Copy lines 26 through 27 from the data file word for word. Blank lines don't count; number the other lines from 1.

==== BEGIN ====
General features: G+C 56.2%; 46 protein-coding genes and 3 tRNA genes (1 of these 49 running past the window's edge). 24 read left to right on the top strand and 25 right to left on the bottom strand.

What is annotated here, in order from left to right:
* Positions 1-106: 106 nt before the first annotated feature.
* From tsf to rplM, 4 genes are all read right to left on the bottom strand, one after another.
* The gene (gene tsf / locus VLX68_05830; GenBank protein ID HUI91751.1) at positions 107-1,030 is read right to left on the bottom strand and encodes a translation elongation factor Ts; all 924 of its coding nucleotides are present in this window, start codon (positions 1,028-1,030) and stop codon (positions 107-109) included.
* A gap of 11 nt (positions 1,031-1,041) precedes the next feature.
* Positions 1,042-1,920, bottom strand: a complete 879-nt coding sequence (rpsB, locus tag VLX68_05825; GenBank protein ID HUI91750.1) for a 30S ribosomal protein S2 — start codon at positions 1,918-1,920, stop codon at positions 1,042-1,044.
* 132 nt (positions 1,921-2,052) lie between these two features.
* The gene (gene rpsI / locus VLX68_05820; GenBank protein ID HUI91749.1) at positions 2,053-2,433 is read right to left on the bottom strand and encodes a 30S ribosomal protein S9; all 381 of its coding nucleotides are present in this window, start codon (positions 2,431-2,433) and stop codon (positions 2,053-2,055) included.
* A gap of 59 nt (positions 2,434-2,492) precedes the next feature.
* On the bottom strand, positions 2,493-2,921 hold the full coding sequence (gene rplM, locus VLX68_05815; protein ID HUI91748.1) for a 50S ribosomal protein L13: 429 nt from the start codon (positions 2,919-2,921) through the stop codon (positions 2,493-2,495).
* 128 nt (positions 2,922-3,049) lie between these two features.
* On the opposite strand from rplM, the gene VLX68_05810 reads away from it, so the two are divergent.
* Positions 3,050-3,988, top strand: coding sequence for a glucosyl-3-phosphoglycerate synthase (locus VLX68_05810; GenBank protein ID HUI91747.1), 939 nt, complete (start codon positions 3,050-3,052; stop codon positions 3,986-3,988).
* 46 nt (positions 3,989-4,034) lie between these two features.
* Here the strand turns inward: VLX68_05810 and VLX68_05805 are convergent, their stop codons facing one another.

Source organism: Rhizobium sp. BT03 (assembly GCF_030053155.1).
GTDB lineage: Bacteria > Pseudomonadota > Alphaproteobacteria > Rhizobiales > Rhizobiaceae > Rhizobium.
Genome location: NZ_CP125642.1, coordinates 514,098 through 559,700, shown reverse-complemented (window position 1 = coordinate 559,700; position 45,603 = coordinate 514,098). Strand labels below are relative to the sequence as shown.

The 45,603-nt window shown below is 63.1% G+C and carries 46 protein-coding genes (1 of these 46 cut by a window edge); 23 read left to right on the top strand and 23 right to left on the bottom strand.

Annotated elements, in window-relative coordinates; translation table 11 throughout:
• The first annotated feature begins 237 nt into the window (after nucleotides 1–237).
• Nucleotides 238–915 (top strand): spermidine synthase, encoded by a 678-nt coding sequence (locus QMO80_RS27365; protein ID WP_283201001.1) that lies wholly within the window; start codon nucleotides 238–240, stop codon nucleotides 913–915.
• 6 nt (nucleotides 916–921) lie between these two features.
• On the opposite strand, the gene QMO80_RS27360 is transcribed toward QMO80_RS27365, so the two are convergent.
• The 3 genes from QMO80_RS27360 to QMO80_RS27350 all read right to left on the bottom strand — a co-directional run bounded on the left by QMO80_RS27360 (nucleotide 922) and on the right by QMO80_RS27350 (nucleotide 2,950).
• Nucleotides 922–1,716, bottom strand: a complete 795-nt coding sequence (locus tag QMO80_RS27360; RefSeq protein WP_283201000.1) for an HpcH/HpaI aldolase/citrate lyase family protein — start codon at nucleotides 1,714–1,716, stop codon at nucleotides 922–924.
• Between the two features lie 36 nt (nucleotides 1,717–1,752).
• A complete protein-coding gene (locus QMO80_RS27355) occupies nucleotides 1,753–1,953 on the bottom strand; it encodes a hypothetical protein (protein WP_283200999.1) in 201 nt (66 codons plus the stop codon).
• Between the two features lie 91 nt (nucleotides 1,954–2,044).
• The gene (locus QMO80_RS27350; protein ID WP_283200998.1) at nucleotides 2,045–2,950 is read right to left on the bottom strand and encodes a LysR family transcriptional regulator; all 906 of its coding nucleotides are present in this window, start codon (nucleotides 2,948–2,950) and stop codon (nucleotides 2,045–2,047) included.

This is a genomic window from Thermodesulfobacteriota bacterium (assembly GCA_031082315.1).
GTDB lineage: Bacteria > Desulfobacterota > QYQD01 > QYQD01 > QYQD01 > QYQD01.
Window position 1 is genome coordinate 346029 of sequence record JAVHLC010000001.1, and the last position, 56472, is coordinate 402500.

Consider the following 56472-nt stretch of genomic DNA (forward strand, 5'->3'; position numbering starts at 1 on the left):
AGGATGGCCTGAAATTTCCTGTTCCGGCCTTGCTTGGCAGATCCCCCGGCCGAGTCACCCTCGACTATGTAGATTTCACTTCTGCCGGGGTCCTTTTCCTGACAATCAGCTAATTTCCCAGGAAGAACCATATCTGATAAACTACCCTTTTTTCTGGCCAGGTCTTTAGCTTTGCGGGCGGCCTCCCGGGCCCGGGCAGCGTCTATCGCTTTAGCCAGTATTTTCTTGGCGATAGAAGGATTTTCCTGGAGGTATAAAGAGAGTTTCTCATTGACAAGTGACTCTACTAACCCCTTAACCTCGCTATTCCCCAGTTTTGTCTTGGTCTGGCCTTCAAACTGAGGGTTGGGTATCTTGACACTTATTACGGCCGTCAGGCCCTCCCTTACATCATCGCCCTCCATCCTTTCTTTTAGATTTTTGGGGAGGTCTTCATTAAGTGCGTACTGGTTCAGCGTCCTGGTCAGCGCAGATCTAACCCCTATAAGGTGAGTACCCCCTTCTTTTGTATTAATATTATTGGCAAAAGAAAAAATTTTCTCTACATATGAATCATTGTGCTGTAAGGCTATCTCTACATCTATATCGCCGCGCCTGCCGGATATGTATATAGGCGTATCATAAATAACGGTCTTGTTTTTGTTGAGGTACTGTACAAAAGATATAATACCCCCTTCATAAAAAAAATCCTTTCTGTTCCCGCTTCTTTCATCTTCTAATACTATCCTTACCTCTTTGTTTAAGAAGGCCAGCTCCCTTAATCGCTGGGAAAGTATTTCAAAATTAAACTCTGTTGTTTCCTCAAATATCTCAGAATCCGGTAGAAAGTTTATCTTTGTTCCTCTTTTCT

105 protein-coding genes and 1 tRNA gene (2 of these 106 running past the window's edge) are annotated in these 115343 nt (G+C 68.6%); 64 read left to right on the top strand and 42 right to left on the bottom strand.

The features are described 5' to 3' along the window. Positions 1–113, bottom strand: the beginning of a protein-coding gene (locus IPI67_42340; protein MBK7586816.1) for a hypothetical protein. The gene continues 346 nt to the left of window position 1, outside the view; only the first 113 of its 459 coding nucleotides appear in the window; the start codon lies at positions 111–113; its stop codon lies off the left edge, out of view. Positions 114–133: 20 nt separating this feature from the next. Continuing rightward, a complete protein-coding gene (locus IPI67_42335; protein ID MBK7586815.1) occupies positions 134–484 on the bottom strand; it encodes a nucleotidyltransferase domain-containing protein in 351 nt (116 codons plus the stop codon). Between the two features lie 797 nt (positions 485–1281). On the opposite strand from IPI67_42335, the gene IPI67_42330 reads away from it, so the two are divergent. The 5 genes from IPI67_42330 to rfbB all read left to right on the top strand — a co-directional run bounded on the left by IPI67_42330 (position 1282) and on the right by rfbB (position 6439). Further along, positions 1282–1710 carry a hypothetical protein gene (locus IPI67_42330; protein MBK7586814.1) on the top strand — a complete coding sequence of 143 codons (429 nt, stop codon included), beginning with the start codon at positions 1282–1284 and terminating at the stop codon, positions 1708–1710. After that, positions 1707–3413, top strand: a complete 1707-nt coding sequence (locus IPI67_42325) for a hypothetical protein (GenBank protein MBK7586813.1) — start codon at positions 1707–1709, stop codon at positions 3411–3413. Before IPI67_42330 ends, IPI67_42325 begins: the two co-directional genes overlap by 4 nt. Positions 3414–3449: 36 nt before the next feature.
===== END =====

• The 3 genes from QMO80_RS27360 to QMO80_RS27350 all read right to left on the bottom strand — a co-directional run bounded on the left by QMO80_RS27360 (nucleotide 922) and on the right by QMO80_RS27350 (nucleotide 2,950).
• Nucleotides 922–1,716, bottom strand: a complete 795-nt coding sequence (locus tag QMO80_RS27360; RefSeq protein WP_283201000.1) for an HpcH/HpaI aldolase/citrate lyase family protein — start codon at nucleotides 1,714–1,716, stop codon at nucleotides 922–924.